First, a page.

1287 Mathematical Physics 1196 Environmental Biology
1284 Atomic Theory 1195 Ecological Research
Table 2: [Similarity Queries.] Three most similar programs to the Theoretical Physics and Ecology programs.

Figure 3: [Mean Average Precision (MAP).] Cosine similarity outperforms alternative approaches.

How do NSF programs join together to form larger program categories? As mentioned, by using the similarity graph constructed from , clusters of related NSF programs can be discovered. Figure 4, for instance, shows a discovered cluster of NSF programs all related to the field of neuroscience. Each NSF program (i.e., node) is composed of many documents.

Figure 4: [Neuroscience Programs.] A discovered cluster of program elements all related to neuroscience.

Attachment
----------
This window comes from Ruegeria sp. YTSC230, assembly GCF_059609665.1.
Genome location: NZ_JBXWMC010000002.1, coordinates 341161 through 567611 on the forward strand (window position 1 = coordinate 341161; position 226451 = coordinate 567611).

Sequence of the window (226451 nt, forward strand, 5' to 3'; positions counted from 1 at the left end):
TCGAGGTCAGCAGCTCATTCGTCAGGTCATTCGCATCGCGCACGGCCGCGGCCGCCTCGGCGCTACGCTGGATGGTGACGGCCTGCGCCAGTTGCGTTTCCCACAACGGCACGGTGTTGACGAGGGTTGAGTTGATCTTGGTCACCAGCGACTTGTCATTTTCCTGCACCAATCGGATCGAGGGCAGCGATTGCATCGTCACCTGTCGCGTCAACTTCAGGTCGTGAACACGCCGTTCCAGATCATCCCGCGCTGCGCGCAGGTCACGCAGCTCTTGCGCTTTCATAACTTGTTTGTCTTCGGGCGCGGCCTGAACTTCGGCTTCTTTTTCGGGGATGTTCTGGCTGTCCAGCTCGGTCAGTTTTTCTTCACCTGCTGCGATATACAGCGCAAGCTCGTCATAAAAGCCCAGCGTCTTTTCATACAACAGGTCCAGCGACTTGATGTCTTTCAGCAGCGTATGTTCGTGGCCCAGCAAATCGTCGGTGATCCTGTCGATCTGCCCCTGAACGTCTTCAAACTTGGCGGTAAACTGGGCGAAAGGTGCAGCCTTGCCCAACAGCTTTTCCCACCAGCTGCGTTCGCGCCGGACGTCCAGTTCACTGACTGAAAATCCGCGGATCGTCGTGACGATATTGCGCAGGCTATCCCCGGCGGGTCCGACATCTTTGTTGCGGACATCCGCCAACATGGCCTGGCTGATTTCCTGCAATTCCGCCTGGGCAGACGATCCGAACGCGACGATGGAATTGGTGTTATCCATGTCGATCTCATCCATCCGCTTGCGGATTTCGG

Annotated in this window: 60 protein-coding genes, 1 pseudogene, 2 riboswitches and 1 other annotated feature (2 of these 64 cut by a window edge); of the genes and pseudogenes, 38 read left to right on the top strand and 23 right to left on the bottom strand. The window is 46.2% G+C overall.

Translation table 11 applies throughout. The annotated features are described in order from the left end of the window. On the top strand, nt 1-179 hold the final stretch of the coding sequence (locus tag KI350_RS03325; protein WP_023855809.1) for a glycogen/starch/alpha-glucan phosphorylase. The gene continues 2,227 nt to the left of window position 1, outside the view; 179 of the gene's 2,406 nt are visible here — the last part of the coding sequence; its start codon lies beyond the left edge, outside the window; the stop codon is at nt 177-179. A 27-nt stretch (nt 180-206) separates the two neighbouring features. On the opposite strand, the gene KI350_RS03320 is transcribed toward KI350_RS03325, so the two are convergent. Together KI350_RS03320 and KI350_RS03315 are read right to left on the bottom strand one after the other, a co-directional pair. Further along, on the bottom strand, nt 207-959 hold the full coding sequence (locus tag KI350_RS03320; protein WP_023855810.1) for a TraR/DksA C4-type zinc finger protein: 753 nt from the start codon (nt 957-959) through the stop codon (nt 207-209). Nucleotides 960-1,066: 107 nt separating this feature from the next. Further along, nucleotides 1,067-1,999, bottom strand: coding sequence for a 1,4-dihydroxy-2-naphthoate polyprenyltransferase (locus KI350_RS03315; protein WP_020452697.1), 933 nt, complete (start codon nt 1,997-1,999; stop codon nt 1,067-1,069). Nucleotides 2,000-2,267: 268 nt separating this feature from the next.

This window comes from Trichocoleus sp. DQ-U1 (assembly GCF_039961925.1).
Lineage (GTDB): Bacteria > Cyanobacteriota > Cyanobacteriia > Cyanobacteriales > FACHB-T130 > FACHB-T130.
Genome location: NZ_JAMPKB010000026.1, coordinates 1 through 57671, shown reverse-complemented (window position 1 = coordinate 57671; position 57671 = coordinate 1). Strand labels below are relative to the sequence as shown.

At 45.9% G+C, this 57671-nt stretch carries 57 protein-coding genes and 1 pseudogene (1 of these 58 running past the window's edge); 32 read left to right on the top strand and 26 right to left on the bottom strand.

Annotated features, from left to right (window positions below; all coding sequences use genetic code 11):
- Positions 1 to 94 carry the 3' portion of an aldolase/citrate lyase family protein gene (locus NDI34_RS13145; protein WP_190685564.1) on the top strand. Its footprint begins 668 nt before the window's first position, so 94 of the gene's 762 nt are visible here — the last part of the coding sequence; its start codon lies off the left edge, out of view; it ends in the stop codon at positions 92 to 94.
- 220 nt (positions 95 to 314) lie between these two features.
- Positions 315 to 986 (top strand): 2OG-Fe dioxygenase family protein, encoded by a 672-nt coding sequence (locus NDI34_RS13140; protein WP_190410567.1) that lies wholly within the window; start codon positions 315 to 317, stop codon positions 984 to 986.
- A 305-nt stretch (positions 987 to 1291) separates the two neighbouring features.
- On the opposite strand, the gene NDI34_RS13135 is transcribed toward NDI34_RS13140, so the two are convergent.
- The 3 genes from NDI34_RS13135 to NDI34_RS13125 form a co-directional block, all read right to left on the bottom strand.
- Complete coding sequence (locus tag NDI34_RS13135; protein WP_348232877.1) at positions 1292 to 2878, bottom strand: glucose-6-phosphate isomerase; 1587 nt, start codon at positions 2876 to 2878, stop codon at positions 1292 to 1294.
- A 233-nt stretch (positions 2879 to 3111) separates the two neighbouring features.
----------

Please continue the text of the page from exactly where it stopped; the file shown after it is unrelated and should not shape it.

Which pairs of grants are the most similar in the research they describe? Although the focus of this paper is on drawing comparisons among groups of documents, it is often necessary to draw comparisons among individual documents, as well. For instance, in the case of this NSF corpus, one may wish to identify pairs of grants from different programs describing highly similar lines of research. One common approach to this is to exploit the low-dimensional representations of documents returned by LDA [Blei et al.2003]. Any given document (where ) can be represented by a K-dimensional probability vector of topic proportions given by , the row of the document-topic matrix . The similarity between any two documents, then, can be measured using the distance between their corresponding probability vectors (i.e., probability distributions). We quantify the similarity between probability vectors using the complement of Hellinger distance: , where . Unfortunately, identifying the set of most similar document pairs in this way can be computationally expensive, as the number of pairwise comparisons scales quadratically with the size of the corpus. For the moderately-sized NSF corpus, this amounts to well over 8 billion comparisons. To address this issue, our bipartite graph model can be exploited as a blocking heuristic using either the document groups or the comparison criteria. In the latter case, one can limit the pairwise comparisons to only those documents that reside in the same subset of . For the former case, node similarity can be used. Instead of comparing each document with every other document, we can limit the comparisons to only those document groups of interest that are deemed similar by our model. As an illustrative example, out of the different NSF programs covering these grant abstracts, the program 1271 Computational Mathematics and the program 2865 Numeric, Symbolic, and Geometric Computation are inferred as being highly similar by our model. Thus, we can limit the pairwise comparisons to only such document groups that are similar and likely to contain similar documents. In the case of these two programs, the following two grants are easily identified as being the most similar with a Hellinger similarity () score of (only text snippets are shown due to space constraints):